2. One in four Americans say that God plays a role in determining which team wins the Super Bowl. Again, let me join the minority elite. Of course, God can do all things! Not a thing happens in the world that God couldn’t prevent. I am one of four! Every Sunday we sing “He’s got the whole world in his hands!” And yes, that includes the football and the scoreboard, he’s got the Patriots and the Seahawks, he’s got the whole world in his hands. “We reject the false doctrine that there could be areas of our life in which we would not belong to Jesus Christ but to other lords”, states the Barmen Declaration. God Almighty rules over time and space so of course the result of a sporting event is within God’s reach.
BUT: Sometimes people have a tendency to forget that God is the Ultimate Free Agent. We can’t tell God what to do. We cannot predict a Super Bowl Winner by turning our praying ear toward God. Because the ruler of heaven and earth has been very clear as to who is in charge. Which ever team you will be rooting for on Sunday, America will most likely be split down the middle again and half of us will be utterly disappointed. The recommended prayer for that prospect is: “He said, ‘Abba, Father, for you all things are possible; remove this cup from me; yet, not what I want, but what you want.’”
On Friday, January 23, 2015, I will be part of the 2nd Annual Ecumenical Prayer Service for Christian Unity. This year it is hosted by Lakewood Church. You are now part of the lucky who can already read my prayer today. But still: Please make time to join us on Friday at 7pm.
I am free to do this hand sign right here, right now.
Being a demonstrator in Thailand such an act of defiance will get you arrested.
Military dictatorships are afraid of movies that promote freedom of expression.
When The Interview came online I couldn’t resist but watch it and it really turns out to be hilariously offensive. Do you have to love it? – No! Is it important to have that kind of artistic expression out there? – You bet! Or as Evelyn Beatrice Hall put it in the mouth of Voltaire: “I disapprove of what you say, but I will defend to the death your right to say it”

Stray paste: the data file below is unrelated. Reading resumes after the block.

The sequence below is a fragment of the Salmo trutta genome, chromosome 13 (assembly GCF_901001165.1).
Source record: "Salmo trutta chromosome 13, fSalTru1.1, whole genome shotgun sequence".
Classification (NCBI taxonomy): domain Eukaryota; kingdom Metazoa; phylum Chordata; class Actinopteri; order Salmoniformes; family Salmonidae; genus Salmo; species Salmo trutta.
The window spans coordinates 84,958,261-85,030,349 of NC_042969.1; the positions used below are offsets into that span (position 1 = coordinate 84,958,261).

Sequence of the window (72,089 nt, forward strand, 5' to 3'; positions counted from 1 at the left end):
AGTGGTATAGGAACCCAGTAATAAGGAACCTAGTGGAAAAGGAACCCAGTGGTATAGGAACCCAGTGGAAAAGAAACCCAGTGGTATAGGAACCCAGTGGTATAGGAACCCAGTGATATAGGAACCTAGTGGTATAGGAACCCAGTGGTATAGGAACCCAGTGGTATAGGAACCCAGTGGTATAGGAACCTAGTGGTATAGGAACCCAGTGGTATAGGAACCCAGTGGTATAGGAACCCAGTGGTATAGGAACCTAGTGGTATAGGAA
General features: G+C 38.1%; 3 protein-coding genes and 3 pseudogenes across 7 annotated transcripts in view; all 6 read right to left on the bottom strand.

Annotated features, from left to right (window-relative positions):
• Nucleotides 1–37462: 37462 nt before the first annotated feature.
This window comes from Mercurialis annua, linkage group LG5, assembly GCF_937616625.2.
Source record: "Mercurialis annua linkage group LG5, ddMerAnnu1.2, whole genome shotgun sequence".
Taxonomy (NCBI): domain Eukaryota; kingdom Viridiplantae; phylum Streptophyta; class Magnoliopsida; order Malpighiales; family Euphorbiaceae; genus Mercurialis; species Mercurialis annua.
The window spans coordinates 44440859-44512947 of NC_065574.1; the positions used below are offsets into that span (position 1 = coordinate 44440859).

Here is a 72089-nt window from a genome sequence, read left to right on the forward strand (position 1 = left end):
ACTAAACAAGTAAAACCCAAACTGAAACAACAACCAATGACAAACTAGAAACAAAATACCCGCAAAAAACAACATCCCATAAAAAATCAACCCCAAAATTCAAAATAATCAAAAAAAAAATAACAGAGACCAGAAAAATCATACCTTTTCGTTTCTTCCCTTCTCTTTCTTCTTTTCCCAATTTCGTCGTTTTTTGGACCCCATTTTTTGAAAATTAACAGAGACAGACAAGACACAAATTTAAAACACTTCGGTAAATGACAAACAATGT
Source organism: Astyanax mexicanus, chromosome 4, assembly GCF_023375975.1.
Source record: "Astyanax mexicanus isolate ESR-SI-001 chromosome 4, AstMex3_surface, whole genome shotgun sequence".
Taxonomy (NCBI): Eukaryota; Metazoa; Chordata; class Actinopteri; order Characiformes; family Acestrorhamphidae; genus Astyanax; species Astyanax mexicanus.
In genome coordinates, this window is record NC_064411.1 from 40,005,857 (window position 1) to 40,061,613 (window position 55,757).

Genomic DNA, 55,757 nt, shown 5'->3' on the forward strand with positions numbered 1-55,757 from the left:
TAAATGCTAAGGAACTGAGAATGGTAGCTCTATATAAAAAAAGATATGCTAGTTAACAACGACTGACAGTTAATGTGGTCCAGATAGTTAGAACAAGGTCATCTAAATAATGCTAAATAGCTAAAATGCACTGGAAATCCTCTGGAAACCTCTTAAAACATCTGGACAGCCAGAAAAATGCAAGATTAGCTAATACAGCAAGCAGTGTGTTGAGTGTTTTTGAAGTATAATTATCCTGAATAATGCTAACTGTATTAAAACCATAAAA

As we gather this week to work toward Christian unity let us join our voices in prayer for freedom of expression:
Holy One: Your Word called the world into being. Your Word became flesh among us. When you express yourself in all your awesome and holy freedom everything changes. A voice like thunder, the loving whisper of a mother – a word can affect so much and you have freely spoken to all your people through the ages.
When Jesus came to the Samaritan woman at the well your Word was expanded to include even those Samaritans which have never been any good. Ultimately gentiles from all around the world were called into your beloved community. Like an author publishing a book you have set your Holy Word free.
You want our words to be free also:
when we laugh at ourselves for our shortsightedness,
when we poke fun at each other for our denominational oddities,
when caricature educates and enlightens the political public.
You call us to stand for freedom of expression: With Charlie Hebdo, with protesters in Thailand, with our Christian brothers and sisters in Brazil and all around the world. It takes loud people with radical symbols that keep on yelling: “Let my people go!” Holy One, hear our supplications that we can express so freely. Amen.